This month signals a critical moment for the future of global health financing as high-level political representatives meet in Addis Ababa for the Third International Conference on Financing for Development to discuss how the new Sustainable Development Goals (SDGs) will be funded. Current trends in stagnating spending on aid and a finance-driven rhetoric risk abandoning the achievements of recent decades.
Sunset on Addis Ababa; image credit: Jean Rebiffé, Flickr
Arguably, some of the greatest gains in global health during the past 15 years can be attributed to initiatives such as the Global Fund to fight AIDS, Tuberculosis and Malaria. The Global Fund, with its well-focused goals and multi-stakeholder governance mechanisms, created results-orientated funding that prioritised effectiveness, improved health outcomes and positively influenced national and international policies. Importantly, its inclusion of civil society as a national ‘watch-dog’ safeguarded the pertinence of health interventions in recipient countries. The Global Fund and other initiatives such as Gavi, the vaccine alliance, broke with tradition and funded critical interventions including recurrent costs such as health staff, drugs and renewable medical commodities. These initiatives, which have stemmed from the Millennium Development Goals (MDGs), galvanised global attention and funding on fighting killer diseases and ill health.
These important advances are now being eroded. The continued use of gross national income to allocate official development assistance (ODA), which includes development assistance for health, has potentially catastrophic effects for over 70% of the world’s poor who live in the 105 countries classified as middle-income. The risk with the current moves by donors to change modalities and channels of assistance to countries in this bracket could see the health needs of people living in these countries deprioritised with national health expenditure unable to replace external support. Over 50% of the humanitarian medical programmes of Médecins Sans Frontières (MSF) are in ‘middle-income’ countries such as, Sudan, Kenya and South Africa and we are alarmed by the disparity between global rhetoric and the reality faced by the populations we serve.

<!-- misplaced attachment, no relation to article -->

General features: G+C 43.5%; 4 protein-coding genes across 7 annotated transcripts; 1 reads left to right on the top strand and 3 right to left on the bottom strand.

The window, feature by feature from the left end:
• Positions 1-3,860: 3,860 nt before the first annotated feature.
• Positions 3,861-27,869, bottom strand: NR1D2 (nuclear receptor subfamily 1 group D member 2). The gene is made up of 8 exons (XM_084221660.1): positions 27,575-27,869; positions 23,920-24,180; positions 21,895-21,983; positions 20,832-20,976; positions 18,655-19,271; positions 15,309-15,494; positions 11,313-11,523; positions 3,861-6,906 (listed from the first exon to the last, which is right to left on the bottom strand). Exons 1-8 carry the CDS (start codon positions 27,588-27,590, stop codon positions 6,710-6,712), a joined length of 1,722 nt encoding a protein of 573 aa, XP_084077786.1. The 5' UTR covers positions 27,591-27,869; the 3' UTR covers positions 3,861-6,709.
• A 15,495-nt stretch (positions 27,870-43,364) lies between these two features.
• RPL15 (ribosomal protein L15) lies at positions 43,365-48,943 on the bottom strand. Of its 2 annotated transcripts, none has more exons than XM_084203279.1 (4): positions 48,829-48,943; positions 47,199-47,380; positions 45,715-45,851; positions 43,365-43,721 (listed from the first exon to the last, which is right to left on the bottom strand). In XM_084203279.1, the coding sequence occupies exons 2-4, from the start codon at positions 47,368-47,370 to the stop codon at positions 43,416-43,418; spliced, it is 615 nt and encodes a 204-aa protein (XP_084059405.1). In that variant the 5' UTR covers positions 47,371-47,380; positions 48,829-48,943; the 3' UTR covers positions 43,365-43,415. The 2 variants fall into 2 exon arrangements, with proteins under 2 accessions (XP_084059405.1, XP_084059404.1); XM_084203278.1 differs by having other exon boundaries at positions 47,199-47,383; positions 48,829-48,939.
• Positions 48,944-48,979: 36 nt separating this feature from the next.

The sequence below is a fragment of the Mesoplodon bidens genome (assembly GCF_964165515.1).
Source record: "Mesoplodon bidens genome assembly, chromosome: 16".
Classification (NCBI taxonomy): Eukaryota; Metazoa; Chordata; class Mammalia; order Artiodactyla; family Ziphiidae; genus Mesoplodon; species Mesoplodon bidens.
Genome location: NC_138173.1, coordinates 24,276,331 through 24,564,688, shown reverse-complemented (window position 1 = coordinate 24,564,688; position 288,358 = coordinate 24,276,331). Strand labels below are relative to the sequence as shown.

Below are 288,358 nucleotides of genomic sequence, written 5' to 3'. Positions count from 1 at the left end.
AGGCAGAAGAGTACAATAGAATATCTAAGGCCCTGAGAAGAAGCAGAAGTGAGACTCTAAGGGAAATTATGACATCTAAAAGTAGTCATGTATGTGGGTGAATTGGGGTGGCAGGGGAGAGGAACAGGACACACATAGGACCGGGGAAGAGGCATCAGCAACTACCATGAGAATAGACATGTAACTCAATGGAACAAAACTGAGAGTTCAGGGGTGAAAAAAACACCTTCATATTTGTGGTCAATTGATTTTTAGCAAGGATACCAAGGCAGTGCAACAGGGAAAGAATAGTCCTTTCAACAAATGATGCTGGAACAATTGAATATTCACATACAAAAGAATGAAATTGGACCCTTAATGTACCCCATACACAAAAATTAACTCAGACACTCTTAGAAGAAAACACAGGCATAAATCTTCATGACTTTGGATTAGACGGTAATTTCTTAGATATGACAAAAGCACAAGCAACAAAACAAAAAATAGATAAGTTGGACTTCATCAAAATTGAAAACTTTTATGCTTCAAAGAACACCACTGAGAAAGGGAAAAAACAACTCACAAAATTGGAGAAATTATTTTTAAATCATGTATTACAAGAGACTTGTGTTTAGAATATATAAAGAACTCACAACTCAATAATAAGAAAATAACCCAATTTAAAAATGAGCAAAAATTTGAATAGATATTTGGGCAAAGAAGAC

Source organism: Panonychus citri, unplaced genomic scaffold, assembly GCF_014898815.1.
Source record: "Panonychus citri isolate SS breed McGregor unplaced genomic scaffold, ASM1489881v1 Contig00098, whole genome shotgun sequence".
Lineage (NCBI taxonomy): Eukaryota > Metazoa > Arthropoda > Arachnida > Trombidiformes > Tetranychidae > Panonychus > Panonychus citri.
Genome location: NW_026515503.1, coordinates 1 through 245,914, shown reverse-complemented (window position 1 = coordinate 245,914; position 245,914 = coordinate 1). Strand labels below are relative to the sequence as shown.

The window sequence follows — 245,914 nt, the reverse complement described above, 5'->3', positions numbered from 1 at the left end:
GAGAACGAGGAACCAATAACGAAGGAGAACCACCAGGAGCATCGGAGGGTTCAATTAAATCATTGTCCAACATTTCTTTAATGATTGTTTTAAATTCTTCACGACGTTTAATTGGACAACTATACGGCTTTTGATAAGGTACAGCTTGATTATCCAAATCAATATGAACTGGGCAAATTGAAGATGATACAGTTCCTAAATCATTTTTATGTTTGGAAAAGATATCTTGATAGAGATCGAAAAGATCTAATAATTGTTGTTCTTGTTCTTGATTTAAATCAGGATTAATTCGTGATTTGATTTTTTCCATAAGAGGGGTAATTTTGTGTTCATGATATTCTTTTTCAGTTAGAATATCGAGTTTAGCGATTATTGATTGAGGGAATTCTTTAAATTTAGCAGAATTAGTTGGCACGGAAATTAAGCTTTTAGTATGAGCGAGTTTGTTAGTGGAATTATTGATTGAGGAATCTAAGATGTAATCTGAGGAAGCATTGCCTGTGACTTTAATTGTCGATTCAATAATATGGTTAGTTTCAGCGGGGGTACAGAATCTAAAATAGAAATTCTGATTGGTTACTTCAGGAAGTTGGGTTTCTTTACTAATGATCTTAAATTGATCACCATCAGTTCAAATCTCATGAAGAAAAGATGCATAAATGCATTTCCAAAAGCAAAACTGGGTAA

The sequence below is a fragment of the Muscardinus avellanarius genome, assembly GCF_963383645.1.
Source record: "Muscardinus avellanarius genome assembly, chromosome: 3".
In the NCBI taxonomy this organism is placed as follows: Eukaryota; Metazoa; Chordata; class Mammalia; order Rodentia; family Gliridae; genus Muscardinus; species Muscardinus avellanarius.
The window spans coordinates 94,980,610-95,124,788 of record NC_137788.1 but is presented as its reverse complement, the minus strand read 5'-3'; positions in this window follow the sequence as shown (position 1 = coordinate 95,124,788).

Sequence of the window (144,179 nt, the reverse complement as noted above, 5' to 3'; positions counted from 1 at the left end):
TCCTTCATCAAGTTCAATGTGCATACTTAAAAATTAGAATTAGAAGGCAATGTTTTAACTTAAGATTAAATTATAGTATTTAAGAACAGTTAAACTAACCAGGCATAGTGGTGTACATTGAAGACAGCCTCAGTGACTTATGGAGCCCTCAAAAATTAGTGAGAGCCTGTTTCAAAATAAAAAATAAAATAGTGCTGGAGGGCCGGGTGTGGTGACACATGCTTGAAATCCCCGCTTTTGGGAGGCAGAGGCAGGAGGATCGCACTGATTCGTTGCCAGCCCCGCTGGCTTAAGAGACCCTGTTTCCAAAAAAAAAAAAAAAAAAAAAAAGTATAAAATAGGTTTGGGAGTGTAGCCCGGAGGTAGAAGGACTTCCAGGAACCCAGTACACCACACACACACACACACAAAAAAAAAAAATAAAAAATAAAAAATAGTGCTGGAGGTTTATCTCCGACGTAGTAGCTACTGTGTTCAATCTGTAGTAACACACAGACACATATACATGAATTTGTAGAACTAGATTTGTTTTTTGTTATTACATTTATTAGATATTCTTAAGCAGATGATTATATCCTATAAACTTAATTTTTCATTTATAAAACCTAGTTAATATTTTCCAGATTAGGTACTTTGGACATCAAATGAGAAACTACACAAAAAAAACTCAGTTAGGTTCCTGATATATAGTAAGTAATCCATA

Category: General, MSF
Today sees the addition of an important paper to the PLOS Collection Focus on Delivery and Scale: Achieving HIV Impact with Sex Workers; published in PLOS Medicine, David Wilson of World Bank looks at lessons learnt and challenges for developing and delivering HIV programs for sex workers.
The burden of HIV is heavily disproportionate in sex workers, where the high rates of partner change in their work and their vulnerability increase the likelihood of sexual transmitted infections. The Collection, writes Wilson, “challenges AIDS researchers and practitioners to initiate a new generation of comprehensive sex worker HIV prevention programs for a changing sex work context”.
Other articles featured in the collection highlight the cost effectiveness of community mobilisation efforts in improving the uptake of services and influencing transmission of HIV and other STIs. Evidence shows the impact of HIV programmes with sex workers – such as those in Thailand and India – when they are implemented at a sufficient scale. Countries in Africa such as Benin, Burkino Faso and Nigeria have also executed effective and feasible interventions, but analysis of these show that funding in these programmes remains inadequate and, as a result, the large scale responses that are required do not exist.
Image Credit: Rebecca Selah, Flickr.com; PublicDomainPictures, Pixabay.com; alkautsar eddiejakoeb, Flickr.com; hdptcar, Flickr.com
With the increased burden of HIV infection, the rapid scale-up of combination prevention programmes and HIV care and treatment, in order to improve conditions for sex workers and the general population to contain the HIV epidemic on a global scale, is key.
Please visit the collection at: www.ploscollections.org/achievingHIVimpact
Kaleem Hawa, Oluwaseyi Owaseye, Tara Kedia, and Ashton Barnett-Vanes comment on unequal access to global health career training opportunities and announce a fundraising campaign to help support internships at WHO Headquarters for young health professionals from low and middle income countries.
Image Credit: tup wanders, Flickr
Global health is a field in which thousands of interns work every year. Some may undertake an internship as part of their academic programme, others as a work placement. Irrespective of an intern’s professional background, these placements afford candidates the opportunity to boost their skill sets, prepare or launch their global health careers, and develop academic or experiential global health knowledge that may be invested back into their local health systems.
Curiously, whilst equitable access to health care is a core value of global health and universal health care, equitable access to internships in this field has received far less scrutiny. A report by the UN’s Joint Inspection Unit in 2009 using 2007 data found that United Nations internships (including those offered by the World Health Organization) were inaccessible to many, with almost 60% of candidates from a high-income country. Surveys conducted in 2011 and 2013 at World Health Organization Headquarters (WHO-HQ) in Geneva, Switzerland support this finding, with only a quarter of WHO-HQ interns coming from low- or middle- income countries (LMICs). In many cases, this inaccessibility stems in part from the financial barriers and costs of living associated with an unpaid position in an expensive, global city like Geneva.